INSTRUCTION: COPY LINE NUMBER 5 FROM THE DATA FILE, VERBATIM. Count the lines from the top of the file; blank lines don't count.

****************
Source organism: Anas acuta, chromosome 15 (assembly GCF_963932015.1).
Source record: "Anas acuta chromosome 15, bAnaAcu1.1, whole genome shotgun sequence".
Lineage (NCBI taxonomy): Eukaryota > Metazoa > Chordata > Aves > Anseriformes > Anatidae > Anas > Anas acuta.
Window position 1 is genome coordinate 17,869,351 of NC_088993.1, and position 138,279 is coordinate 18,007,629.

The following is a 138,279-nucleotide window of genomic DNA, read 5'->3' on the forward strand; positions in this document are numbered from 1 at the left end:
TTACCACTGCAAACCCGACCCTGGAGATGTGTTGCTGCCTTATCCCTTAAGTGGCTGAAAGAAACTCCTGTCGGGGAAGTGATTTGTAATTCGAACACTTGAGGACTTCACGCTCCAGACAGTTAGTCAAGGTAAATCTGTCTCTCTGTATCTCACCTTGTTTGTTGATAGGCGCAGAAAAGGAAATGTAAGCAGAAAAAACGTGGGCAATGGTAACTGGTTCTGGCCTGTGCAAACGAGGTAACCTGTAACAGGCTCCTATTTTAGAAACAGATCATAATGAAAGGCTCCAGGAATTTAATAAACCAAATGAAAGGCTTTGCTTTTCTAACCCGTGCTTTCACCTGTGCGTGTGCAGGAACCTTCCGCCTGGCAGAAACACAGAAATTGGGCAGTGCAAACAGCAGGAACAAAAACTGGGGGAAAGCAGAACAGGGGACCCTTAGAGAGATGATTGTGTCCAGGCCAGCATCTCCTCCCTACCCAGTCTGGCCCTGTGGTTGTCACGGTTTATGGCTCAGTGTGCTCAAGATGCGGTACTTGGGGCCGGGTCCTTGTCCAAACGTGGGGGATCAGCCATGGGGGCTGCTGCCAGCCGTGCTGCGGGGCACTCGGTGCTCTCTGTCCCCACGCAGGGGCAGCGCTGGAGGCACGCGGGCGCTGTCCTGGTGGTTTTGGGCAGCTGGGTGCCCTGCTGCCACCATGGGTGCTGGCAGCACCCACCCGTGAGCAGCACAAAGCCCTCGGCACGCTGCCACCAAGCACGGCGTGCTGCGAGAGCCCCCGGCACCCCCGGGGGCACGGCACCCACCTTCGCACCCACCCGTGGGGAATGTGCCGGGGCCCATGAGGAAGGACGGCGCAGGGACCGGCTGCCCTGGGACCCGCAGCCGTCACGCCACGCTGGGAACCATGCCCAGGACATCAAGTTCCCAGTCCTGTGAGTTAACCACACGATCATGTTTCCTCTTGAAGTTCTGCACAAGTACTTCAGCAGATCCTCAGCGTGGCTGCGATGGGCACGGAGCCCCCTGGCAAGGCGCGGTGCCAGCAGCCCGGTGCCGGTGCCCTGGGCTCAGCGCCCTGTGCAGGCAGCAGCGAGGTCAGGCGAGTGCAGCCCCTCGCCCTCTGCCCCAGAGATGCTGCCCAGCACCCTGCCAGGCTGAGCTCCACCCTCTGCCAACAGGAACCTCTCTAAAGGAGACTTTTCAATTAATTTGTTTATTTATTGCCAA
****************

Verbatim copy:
The following is a 138,279-nucleotide window of genomic DNA, read 5'->3' on the forward strand; positions in this document are numbered from 1 at the left end: